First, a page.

I’ve sometimes thought that perhaps Australia needs to make a few things right with our trans-Tasman cousins.
I’m sorry about the underarm incident. It’s embarrassing to think that we’d resort to cheating like that. And sorry that our recent cricketers show such embarrassing sportsmanship.
Also, sorry for all those predictable sheep jokes, and for trying to get you to say “fish and chips”.
And, while were being honest, most of us don’t even know how rugby works. Outside of NSW, Queensland and the ACT, we really don’t get it. You’re allowed to step on somebody’s head if you’re trying to clear the ball out, as long as it looks accidental. But if you go past 180 degrees in certain circumstances, then that’s a penalty? Geometry and getting beaten up… sounds ominously like school to me.
I kid you not, for years I thought a “line out” was where the police get five suspects to stand in a row and get a witness to identify them. Only later did I find out that was a “line up” and that a line out was a bizarre arrangement where two grown men lift another grown man on their shoulders like you might do with your toddler.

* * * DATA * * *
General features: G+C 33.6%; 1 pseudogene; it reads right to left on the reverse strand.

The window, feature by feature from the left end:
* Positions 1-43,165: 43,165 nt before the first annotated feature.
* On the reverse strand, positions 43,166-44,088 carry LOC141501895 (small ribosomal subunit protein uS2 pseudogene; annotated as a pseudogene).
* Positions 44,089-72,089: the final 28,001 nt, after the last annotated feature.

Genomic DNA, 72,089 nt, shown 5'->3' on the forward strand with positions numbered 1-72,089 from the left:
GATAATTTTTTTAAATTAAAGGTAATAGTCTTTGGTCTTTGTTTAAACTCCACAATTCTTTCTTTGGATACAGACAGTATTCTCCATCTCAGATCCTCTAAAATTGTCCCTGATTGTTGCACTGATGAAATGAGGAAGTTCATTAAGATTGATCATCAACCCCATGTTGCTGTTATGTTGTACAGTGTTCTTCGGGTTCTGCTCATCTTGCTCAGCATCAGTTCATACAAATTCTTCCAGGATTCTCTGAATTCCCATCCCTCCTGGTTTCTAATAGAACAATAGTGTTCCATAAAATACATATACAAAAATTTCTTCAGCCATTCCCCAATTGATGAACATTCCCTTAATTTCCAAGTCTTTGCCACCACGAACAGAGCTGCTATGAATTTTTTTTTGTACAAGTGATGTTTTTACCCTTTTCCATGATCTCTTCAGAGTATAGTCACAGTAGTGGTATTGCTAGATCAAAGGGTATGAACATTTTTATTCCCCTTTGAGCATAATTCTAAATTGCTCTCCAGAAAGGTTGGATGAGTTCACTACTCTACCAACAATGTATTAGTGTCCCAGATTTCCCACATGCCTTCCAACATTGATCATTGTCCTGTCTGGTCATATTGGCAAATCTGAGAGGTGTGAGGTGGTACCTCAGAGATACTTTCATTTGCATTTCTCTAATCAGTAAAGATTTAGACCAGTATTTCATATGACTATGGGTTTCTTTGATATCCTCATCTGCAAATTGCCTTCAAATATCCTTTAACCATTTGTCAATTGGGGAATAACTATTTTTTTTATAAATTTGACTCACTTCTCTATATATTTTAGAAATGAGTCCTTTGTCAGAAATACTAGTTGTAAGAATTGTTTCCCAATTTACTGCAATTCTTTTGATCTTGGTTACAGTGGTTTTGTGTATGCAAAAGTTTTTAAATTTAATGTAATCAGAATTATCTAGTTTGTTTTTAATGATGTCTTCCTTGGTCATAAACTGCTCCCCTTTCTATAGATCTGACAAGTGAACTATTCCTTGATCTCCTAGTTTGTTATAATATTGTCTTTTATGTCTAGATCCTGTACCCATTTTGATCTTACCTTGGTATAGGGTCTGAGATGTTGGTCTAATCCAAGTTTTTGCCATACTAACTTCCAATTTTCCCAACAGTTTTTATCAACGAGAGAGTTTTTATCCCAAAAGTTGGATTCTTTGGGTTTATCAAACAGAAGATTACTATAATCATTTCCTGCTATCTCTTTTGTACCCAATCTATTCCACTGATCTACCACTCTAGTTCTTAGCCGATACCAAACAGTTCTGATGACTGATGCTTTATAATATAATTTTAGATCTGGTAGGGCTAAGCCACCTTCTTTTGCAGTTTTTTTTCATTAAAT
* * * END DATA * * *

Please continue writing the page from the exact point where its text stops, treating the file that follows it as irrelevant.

And we steal lots of Kiwis, and call them Australian: Phar Lap, Crowded House, Russell Crowe. And then we stop liking people, and call them Kiwis one more: Russell Crowe.
But, I think we’ve made up for it with our tax legislation, because the Aussie tax system gives Kiwis an advantage over every other nationality. Actually, you even get a better deal than we do.
Tax rules for New Zealand citizen living in Australia
If you are a New Zealand citizen who has moved to Australia you will most likely be considered a “resident” of Australia for tax purposes. You only need to have the intention of making a home here, even if it’s only for 6-12 months. A resident of Australia pays lower rates on their salary than a non-resident does.
If you are here for a short term holiday, you might still be considered a non-resident.
You are eligible for a medicare card. You may as well get one, because we are going to slug you for a “medicare levy” between 1.5% and 3% of your total income.
But you might also be considered a “temporary resident”, and this is where the rules give you a big advantage.